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Nature of the Serpent , Genesis ili . l .
[ From Dr . Adam Clarke ' s Bible ] The word in the text which we , follftwing the Septuagint , translate serpent , is nachasfi , and according to Buxtorf and others , has three meanings in
scripture-1 . It signifi « s to view , or observe attentively * to divine or use enchantfnents , because in them the augurs viewecf attentively theflight of birds , the entrails of beasts , the course of the clouds , &tc . and under this head it signifies to acquire
Tcnowledge by experience . 2 . It signifies -brass , brazen , and is translated in our Bible , not only bfyss , ' but chains , fetters , fetters of * brass , and in several places steel : see 2 Sam . xxii . 35 . Job , xx . 24 . Psalm xviii . 34 . and in
one place , at least , Ji lt nines s or fornication , Ezek . xvi . 36 * 3 . It signifies a serpent , but of what Irind is not ; determined . In Job kxvi , 13 , it seems to mean the whale or Hippopotamus . By his spirit he hath garnished the Hea *
Tens , his hand hath formed the trooked serpent , nachash bariach : as barach signifies to pass on , or pass through , and beriach , is used tor a bar of a gate or door , that passed through rings , frc . the idea of straightness i rather than crookedness , should be attached to it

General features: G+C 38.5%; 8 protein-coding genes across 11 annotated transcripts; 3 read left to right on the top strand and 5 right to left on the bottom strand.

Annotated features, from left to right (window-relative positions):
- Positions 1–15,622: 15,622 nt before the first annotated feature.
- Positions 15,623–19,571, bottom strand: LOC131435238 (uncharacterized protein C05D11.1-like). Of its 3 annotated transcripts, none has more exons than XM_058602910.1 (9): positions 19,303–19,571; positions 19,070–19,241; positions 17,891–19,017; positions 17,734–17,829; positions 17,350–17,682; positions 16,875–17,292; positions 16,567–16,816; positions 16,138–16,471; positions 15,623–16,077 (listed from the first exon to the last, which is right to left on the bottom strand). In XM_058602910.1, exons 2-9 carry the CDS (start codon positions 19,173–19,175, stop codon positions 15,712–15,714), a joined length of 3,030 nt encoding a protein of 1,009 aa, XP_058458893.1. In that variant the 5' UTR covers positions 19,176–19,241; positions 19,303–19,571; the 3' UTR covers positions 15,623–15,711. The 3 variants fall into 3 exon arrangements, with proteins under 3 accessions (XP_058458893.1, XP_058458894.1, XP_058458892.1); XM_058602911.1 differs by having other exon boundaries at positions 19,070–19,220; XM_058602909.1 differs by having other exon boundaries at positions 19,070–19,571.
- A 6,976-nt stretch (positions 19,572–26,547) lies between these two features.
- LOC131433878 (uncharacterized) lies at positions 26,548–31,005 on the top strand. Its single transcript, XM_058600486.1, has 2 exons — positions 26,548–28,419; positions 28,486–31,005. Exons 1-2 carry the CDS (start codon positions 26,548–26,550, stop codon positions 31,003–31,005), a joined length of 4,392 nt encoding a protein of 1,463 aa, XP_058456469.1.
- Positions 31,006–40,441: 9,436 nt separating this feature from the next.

here ; and it is likely that the seehorse is intended by it . . In Eccles . x . 2 . the creature cqjled nachash , of whatsoever sort , js compared to the babbler ; surety the serpent , nuchtsh , mill bitt
without enchantment and a babbler is no better . Let the reader keep this in mind . In Isaiah xxvii . 1 . the crocodile or aligator , seems particularly meant by the original . In that day the Lord shall punish JLem viathan the piercing serpent , SfC And in Isaiah Ixv . 25 . the sairui
creature is meant , as in Gen . iii . 1 « for in the words , and dust shall be the serpent s meat , there is an evident allusion to the text of Moses . In Amos ix . 3 . the croc ~
odile is evidently intended . Though they be hid in the bottom of the sea * thence will I command the serpent ^ hcunachosh , and lie ' shall bitt them . No person can sup . pose that any of the snake or serm pent kiud can be intended here ; and we see from the various
acceptations of the word , and the different senses which it bears in various places in the sacred writings , that it appears to be a sort of general termy coqfined to no one sense . Hence it will be
necessary to examine the root accurately , to see if its ideal meaning will enable us to ascertain the animal intended in the text . We have already seen that nachash signifies to view attentively , to acquire knowledge or experience by attentive observation : so
nacha&h-ti , Gen . xxx . 27 . I have learned b y experience—and this seems to be its most general meaning in the Bible . The original word is , by the Septuagint , translated o < pi $ a serpefit , not because this was its Jited determinate meaning in the
^K. Extracts From New Publications.
^ K . EXTRACTS FROM NEW PUBLICATIONS .
Monthly Repository (1806-1838) and Unitarian Chronicle (1832-1833), Jan. 2, 1812, page 16, in the Nineteenth-Century Serials Edition (2008; 2018) ncse.ac.uk/periodicals/mruc/issues/vm2-ncseproduct1744/page/16/